Robbie Woodland is a product of her environment and her family’s upbringing. The Ward 8 resident and one-time scrappy street hustler is now a devoted mother and dedicated community activist.
Woodland, like many living in Ward 8 and Southeast, came from the most humble and modest beginnings. In fact, Woodland’s family had a decidedly negative reputation on their block and community for being undesirables.
Early Family Life
“I grew up in a family of criminals. My family was not your average family in any way. They did not do the right thing! They did not keep up with their credit score or do anything middle-class like that,” Woodland said matter of factly. “I spent a lot of time with my grandmother who helped raise me. She was one of the very few in my family who wasn’t about that life!”
The family was involved in the narcotics trade and many other nefarious things. Woodland learned the family business at a young age and started peddling cocaine and drugs in her teens.
She spent time at a receiving home on Mount Olivet Road and was a resident at the Sasha Bruce Youth Services on Maryland Avenue. By the age of 17 Woodland had been moved to a transitional living program and then later, between the ages of 19 and 21, to an independent living program for young, troubled adults.
“Later as a young adult I began to go back and forth in and out of DC Jail. I probably spent a total of two years of stay through all of my stints.”
Woodland, now 47, completely changed her life after coming to the aid of her younger brother, June, and his stalking paramour. In a jealous rage, the brother’s lover stabbed him for a perceived slight in Woodland’s presence. She then wrestled the knife out of her hand and stabbed the woman.
Luckily for her the deadly but non-fatal conflict resulted in Woodland only receiving probation for four years, scores of community service hours and paying $250 of restitution. It was a wake-up call and a pivotal time in Woodland’s life since she was initially facing a 10-year prison sentence for the violent altercation.
The resilient woman is also a sexual abuse survivor. She describes herself as lucky because she was able to break away from the family’s legacy by changing her lifestyle and making sure that her two daughters, ages 16 and 5, were not around criminals.
“One of my earliest childhood memories I remember was being locked inside my mother’s car. I can remember it being hot and sitting on the right side of the car and my mother coming by the window and saying, ‘Baby we’re going to get you out.’ That happened with me being locked inside the car more than once,” Woodland said.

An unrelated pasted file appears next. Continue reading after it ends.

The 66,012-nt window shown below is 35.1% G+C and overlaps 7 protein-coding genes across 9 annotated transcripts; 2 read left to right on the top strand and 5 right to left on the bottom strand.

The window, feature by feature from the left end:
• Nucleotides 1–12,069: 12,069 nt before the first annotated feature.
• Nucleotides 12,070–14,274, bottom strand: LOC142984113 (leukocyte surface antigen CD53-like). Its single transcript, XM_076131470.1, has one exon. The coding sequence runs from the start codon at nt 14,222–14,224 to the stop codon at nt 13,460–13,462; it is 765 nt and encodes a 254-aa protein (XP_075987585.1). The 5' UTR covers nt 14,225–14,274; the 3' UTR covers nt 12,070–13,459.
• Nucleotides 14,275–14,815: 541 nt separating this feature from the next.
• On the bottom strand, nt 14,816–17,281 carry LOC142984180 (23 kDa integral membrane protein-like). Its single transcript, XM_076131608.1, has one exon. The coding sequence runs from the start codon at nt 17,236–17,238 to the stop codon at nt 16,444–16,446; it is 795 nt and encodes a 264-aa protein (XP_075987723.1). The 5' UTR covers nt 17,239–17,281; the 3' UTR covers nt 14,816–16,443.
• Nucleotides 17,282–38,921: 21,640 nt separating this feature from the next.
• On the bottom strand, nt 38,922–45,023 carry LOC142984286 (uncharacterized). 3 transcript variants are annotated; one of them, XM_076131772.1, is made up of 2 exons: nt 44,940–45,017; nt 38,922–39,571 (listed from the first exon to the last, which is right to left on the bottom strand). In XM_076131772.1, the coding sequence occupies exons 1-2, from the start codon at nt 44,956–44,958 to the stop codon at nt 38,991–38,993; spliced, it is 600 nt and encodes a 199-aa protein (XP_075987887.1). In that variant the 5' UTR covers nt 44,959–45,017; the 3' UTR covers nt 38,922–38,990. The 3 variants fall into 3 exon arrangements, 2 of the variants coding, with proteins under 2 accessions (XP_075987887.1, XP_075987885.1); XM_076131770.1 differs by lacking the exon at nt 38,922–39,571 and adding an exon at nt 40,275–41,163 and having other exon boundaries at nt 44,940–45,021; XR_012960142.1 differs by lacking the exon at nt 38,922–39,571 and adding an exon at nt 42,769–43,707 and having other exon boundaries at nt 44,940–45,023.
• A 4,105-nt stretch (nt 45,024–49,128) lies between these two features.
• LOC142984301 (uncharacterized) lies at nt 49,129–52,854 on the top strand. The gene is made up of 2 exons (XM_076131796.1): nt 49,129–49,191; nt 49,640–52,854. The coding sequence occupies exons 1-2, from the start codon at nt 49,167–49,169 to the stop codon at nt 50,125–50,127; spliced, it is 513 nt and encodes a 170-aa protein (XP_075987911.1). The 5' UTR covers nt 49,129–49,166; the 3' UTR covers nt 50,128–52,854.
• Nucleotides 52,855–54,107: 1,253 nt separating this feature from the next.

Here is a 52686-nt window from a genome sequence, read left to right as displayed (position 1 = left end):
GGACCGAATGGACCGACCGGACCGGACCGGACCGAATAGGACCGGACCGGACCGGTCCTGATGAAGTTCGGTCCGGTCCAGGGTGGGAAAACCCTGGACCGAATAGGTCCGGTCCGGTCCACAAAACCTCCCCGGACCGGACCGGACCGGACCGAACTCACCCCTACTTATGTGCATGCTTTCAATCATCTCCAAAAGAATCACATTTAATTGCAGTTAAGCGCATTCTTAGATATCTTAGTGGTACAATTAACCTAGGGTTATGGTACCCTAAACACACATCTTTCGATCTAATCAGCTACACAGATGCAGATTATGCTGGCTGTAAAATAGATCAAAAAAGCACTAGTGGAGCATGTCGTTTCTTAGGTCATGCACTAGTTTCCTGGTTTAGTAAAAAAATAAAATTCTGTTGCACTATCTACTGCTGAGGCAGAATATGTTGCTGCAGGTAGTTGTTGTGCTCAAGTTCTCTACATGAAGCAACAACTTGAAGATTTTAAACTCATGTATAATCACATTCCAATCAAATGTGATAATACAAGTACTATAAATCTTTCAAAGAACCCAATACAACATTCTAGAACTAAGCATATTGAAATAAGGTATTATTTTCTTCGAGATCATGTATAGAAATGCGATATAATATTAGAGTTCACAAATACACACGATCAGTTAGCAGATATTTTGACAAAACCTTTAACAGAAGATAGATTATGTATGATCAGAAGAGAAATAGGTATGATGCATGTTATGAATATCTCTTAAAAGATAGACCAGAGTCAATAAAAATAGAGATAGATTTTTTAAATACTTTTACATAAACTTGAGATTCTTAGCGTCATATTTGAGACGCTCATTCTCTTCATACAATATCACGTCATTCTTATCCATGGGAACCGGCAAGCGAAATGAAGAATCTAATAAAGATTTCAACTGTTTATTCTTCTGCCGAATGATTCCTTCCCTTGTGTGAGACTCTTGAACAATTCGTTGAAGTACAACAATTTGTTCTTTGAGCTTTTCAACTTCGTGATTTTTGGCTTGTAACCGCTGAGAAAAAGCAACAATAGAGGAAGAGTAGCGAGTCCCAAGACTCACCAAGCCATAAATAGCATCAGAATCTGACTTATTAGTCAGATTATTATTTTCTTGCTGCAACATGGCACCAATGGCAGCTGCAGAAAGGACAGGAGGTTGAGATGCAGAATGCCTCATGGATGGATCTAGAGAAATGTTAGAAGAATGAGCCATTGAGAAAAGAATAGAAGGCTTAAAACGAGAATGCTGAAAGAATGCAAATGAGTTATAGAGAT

Woodland went from “negative to positive,” as the hip-hop icon Notorious B.I.G. once rapped, after she completed her metamorphosis from petty thug to viable activist. She invested in herself by earning credits at Kaplan University and taking a satellite course from Cornell University.
The attractive woman with the gregarious smile started working in the field of social work and outreach for the Families United of the Metropolitan Area in Temple Hills before starting her current position with the District of Columbia Government’s Office of Unified Communications as a Non-Emergency Operations Division (311) Customer Service Representative.
Her primary duty is to receive and evaluate calls from internal and external customers requesting information from city agencies like the Department of Motor Vehicles, Department of Public Works, Department of Energy and Environment, Department of Consumer and Regulatory Affairs and the Department of Transportation. She gets daily calls regarding parking tickets, trash collection, requests for lead and asbestos inspections, illegal construction and parking enforcement.
Advisory Neighborhood Commissioner
Maybe it was her job or simply “because I was once a participant in the dysfunction and wanted to help solve it at the other end” that motivated Woodland to seek and become an advisory neighborhood commissioner.
An Advisory Neighborhood Commission (ANC) is a non-partisan, neighborhood body made up of locally elected representatives called commissioners. The ANC was created in 1974 through a District referendum in the District of Columbia Home Rule Act. The commissioners, who serve two-year terms without pay, are elected at DC Elections in November in even-numbered years.
“She was my ANC commissioner and I miss her,” said Pamela Brown a District of Columbia Government employee who lives in Ward 8 in Congress Heights. “Commissioner Woodland went beyond the call of duty. She did more than she had to. She really cared. She did many good things like (arrange to) give senior citizens breakfast and lunch on a regular basis.”
Health Issues & Plans
Woodland decided not to seek reelection as an ANC due largely because of her health crises. Two days after her last birthday in September, she had a mini stroke. In addition, Woodland learnt that she had scoliosis in her back and high blood pressure.
“The majority of people in Ward 8 do report crimes but nothing seems to get done about it. It is like good versus evil. You have people who want to live their best life and want to do the right thing, but then you have people who are absolutely hopeless and comfortable in their circumstances. Sometimes it makes you feel that the criminals are protected. I am being led by God. I am focusing on rebuilding the community one action at a time.”